Graduation Semester and Year




Document Type


Degree Name

Master of Landscape Architecture


Landscape Architecture

First Advisor

Taner R Ozdil


What is a city? It’s more than a location where many people live and work. It is a conglomeration of shared experience over generations. One generation informs the next, which informs how each subsequent generation adds to the development of their shared home. This is what gives each city its own unique form, character, and identity. But what happens if a city repeatedly outgrows itself, disconnects its communities, and demolishes the physical memory of its own cultural history? Dallas, Texas is one such city confronting these issues and is perceived as one without significant place memory or culture (if not history). The downtown-adjacent neighborhood of Deep Ellum, in particular, has regularly found itself at the heart of this conflict, much of it having been bulldozed in 1969 to make room for I-345, a raised highway that serves as a connection to several major Dallas highways (Maxwell 2020. Like most modern cities, Dallas has largely been designed and planned to accommodate the automobile at the expense of the pedestrian, with I-345 being one of the largest offenders. Deep Ellum and Downtown see some of the city’s heaviest foot traffic but without pedestrian networks, streetscapes, and open spaces that support such activity. Pedestrian pathways between the neighborhoods are few while derelict buildings and parking lots are many. The purpose of this thesis is to study stakeholders’ spatial preferences and needs, and to design an appropriate replacement for I-345 in Dallas, TX that respect the culture and history of the Deep Ellum neighborhood, improves the connection between Deep Ellum and Downtown, and enhances the identity and economy of the city. This design master thesis follows a four-step process using qualitative methods (Creswell 2008) to assess stakeholders’ spatial preferences and needs, and to redesign the I-345 corridor in Downtown Dallas, TX for its best use for the future. First, the histories of urban highways and their removal, as well as Deep Ellum and Downtown, are reviewed and documented. Next, four case studies of similarly affected cities are likewise reviewed and documented. One-on-one in-depth interviews are then conducted with seven people who live and work in Deep Ellum and local design and/or community experts. Finally, the spatial qualities of the area are documented using passive site observation, photography, and GIS mapping techniques. The findings from these steps are then used to produce a design vision for the segment of I-345 corridor that resides between Deep Ellum and Downtown Dallas. The findings illustrate that the best use for this area based on stakeholders’ preferences and needs includes, but is not limited to, uses such as a walkable mixed-use neighborhood, communal green space, promotion of history and culture through public art, and affordable housing. Furthermore, the study concludes a necessity for a depressed highway (I-345) covered with a deck park which connects Downtown and Deep Ellum. As more cities try to correct the design and planning mistakes of the past, landscape architects are uniquely poised to help create new urban connections and green spaces that strengthen their communities. The space occupied by I-345 has the potential to become a new transitional neighborhood that connects Deep Ellum to Downtown, while simultaneously improving the city’s walkability and spotlighting what remains of the rich arts culture of Deep Ellum. Such scrupulous design also has the potential to preserve the culture and history of the Deep Ellum neighborhood, improve the connection between southern Dallas and Downtown, and enhance the identity and economy of the city as a whole.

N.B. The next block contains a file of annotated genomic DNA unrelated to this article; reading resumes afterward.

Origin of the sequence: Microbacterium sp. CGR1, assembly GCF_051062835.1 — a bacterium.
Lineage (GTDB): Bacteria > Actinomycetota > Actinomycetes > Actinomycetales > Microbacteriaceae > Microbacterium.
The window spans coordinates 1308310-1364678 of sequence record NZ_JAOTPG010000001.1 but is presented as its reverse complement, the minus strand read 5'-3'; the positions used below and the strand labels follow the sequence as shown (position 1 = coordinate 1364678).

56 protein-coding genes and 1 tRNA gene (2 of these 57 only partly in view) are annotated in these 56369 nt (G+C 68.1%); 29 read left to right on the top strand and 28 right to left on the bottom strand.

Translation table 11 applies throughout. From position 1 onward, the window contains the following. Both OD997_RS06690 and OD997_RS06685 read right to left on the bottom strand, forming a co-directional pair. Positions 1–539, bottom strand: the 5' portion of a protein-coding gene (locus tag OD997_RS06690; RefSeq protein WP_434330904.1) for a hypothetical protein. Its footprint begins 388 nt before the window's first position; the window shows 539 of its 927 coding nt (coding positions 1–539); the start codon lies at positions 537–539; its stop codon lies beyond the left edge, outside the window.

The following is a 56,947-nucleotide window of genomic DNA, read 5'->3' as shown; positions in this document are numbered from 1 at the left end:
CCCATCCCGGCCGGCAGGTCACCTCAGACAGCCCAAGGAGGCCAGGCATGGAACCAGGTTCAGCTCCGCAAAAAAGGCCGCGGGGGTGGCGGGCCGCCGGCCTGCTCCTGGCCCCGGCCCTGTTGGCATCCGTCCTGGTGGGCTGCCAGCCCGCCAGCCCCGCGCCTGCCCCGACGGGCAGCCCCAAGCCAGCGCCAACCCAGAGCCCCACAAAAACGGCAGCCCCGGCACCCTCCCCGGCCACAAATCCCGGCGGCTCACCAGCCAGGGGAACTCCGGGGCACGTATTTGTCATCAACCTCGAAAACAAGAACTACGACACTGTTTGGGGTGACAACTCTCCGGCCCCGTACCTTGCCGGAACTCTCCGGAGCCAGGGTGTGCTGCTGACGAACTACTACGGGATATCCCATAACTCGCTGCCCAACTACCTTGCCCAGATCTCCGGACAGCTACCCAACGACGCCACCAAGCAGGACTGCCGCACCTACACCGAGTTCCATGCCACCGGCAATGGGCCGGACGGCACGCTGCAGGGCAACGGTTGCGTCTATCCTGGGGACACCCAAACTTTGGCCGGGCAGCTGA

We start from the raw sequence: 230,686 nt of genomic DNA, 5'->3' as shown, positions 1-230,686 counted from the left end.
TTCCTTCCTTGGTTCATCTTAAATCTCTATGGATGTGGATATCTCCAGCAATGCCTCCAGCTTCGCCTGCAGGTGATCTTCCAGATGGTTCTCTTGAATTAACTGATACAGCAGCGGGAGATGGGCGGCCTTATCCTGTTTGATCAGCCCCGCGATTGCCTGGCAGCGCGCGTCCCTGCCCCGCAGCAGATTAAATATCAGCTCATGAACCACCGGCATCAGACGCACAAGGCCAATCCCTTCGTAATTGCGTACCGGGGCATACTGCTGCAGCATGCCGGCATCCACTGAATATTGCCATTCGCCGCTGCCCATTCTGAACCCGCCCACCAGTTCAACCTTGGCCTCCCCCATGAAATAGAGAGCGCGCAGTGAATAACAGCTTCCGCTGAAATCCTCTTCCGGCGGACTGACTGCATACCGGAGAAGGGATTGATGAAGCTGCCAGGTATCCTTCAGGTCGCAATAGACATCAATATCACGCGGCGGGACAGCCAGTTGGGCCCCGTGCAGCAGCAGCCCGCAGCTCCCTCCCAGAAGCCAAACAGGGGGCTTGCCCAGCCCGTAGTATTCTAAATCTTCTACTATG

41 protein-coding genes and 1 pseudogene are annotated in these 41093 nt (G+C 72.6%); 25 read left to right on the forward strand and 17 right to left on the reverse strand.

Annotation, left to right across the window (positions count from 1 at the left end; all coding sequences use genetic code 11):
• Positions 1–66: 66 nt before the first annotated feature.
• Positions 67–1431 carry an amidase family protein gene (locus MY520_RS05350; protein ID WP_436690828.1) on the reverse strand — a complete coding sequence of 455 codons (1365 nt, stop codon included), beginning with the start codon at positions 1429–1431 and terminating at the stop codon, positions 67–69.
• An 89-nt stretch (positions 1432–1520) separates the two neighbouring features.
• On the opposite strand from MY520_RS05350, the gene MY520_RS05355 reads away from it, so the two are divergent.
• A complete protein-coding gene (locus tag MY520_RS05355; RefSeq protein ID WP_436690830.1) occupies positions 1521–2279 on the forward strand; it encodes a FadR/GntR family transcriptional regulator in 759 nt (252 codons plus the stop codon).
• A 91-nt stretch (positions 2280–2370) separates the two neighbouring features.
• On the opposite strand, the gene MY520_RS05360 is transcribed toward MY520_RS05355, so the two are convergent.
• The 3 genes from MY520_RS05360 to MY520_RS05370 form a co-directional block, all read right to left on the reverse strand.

Urban design, Multimodality, Walkability, Mixed-use, Connectivity, Urban highway, Highway teardown


Architecture | Landscape Architecture


Degree granted by The University of Texas at Arlington